All the enduring spiritual traditions of the world acknowledge that suffering is an inevitable part of human life. No matter what we do, no matter how we live our lives, suffering cannot be escaped. Certainly, not everyone shares in suffering equally. Some people must endure much more severe suffering than others. Yet, we don’t usually get very far by trying to compare our suffering to someone else’s. Our suffering is our suffering, and we must decide how to use it in our lives.
For Christians, the crucifixion of Jesus is the symbol of suffering par excellence. The intersection of the cross of Christ is the intersection of suffering and injustice, as Jesus became the victim NOT of the Jewish people but of the Roman Empire, who responded to any challenge to its imperial authority with violence that was swift and sure. But the crucifixion is more than a symbol of suffering and injustice: it also becomes for us a gateway into understanding how we are invited by God to respond to suffering.
For the cross of Christ opens on to the mystery of the resurrection. Out of the cross arises a life that is new, that is transformed, that is deeper and so enduring that we can call it eternal. Whatever else the mysteries of the cross and resurrection may be, they show us a God who in Christ embraces suffering and by doing so brings forth this new and deeper life. And so the cross and the resurrection invite us to do the same.
When we encounter suffering in our lives, we have basically two choices: we can either embrace our suffering and use it skillfully to go deeper into our lives or we can hide from it in some way, harden ourselves against it and thereby fail to find its transformative power. Most of us, most of the time, make the second choice. We regard suffering as unfair, as essentially alien to the life we think we are supposed to have, and so we refuse to take it into ourselves. The last place we want to be is on the cross, because to be there confronts us with our own mortality; it confronts us with the impermanence of so much that we value; it threatens our ego. And so we do everything we can to avoid it.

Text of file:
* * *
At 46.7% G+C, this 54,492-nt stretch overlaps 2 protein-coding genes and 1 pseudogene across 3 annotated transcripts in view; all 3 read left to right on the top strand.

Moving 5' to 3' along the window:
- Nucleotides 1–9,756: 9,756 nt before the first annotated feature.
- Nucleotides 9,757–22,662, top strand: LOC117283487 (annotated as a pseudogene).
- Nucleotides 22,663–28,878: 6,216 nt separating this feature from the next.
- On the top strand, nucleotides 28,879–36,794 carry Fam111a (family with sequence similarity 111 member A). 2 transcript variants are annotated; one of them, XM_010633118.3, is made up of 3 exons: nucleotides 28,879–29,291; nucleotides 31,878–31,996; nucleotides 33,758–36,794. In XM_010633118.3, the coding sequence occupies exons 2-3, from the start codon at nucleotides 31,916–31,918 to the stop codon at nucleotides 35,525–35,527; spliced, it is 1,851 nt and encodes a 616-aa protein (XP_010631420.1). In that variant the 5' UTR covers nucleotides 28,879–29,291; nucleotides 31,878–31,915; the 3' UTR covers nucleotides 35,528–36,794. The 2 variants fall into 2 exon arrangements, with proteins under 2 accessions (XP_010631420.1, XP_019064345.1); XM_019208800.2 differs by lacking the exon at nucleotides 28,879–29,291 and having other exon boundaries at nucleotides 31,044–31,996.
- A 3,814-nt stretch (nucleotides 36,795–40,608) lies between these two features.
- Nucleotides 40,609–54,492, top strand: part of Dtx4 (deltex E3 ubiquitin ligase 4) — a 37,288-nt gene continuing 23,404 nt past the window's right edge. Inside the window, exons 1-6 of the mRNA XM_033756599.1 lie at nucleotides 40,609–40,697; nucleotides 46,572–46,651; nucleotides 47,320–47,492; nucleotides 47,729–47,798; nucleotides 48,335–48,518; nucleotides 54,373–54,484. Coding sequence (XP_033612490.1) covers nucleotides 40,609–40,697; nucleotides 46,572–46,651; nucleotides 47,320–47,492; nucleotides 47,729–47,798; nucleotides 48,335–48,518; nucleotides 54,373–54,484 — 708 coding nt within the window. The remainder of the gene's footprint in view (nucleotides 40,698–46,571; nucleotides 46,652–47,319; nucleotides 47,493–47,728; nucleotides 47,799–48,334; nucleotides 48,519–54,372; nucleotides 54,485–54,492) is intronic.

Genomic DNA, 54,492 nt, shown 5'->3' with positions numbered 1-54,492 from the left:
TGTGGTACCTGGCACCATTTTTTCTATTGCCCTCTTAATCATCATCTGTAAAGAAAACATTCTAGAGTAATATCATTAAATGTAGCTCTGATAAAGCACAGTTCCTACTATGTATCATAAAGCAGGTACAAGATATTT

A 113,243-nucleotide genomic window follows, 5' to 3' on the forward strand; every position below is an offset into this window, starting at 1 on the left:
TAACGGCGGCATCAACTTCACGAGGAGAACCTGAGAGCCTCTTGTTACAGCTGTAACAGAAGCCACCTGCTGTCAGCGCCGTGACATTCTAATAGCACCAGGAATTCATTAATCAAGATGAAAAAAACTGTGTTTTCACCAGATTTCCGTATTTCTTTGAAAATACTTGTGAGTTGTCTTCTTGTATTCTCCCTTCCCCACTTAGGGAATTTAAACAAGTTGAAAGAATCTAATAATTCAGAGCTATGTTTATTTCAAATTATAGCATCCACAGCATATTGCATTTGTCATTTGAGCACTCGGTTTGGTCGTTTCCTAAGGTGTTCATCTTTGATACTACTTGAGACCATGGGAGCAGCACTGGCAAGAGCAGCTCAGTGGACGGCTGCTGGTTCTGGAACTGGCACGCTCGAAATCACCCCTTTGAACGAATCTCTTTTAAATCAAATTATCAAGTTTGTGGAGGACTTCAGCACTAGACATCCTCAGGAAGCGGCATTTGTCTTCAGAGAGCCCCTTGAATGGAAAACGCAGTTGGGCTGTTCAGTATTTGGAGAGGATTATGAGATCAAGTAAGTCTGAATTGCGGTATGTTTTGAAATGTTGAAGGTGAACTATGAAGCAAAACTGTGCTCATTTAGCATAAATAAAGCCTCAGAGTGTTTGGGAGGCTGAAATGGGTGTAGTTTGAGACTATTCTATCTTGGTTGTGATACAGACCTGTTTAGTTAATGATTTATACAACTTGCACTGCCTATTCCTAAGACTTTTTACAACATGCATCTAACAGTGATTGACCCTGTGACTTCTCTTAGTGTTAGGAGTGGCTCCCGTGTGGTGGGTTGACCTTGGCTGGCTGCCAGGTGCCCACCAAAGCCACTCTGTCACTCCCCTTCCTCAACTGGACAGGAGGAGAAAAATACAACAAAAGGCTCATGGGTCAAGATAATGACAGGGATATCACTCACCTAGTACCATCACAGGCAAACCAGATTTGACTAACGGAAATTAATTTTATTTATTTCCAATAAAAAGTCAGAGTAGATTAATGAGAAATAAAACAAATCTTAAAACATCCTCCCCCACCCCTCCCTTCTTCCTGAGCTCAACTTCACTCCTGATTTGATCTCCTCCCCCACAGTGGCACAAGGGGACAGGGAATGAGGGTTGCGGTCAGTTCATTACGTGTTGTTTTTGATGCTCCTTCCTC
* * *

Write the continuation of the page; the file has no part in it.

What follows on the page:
If, however, we accepted the invitation of Jesus to take up our crosses and follow the pattern that we see in his death and resurrection, we would handle our suffering in a much more skillful way, spiritually speaking. Rather than regarding suffering as an alien intruder into the idyllic life we think we are supposed to have, we would acknowledge that suffering is a fact of our lives and we would begin to explore its landscape in order to discover what it has to teach us. If we allow ourselves to move beyond the instinct for self-protection and beyond the desire to run from the cross, we will discover that suffering has the potential to lead us deeper into ourselves, to lead us beyond the false self to which the ego clings and into our true selves, where God is constantly present and which no kind of suffering can ultimately take away from us. We will have learned something of what Jesus means when he says that those who lose their lives will find their lives.
I am convinced that the failure to deal with suffering in a spiritually skillful way is responsible for the perpetuation of suffering for ourselves and others. When we do not use our suffering to go deeper, then we often find ourselves overtaken by depression, anger, fear, anxiety. And having been overtaken by those negative emotions, some among us are motivated to lash out at others with violent speech and violent action. This results in more suffering which, if not handled skillfully, leads to more negative emotion and negative action, which in turn leads to more suffering and on and on.
Reflection on all of this helps me to realize that Jesus’ teaching to take up our crosses and follow him into new life is a very basic, practical teaching for our lives. He knows that our lives include crosses – every human life does. We can pretend they’re not there, or devote ourselves to wondering why they are there, in which case they begin to crowd us. Or we can seize them and try to throw them out of our lives – in which case they can destroy our surroundings and injure others. Or, we can embrace them, as Jesus did, and use their energy to find a new, deeper, resurrected life. All of this is much harder to do than to say. But the truth is that the spiritual path is like anything else in life: if it is to be truly fruitful, it will require some work.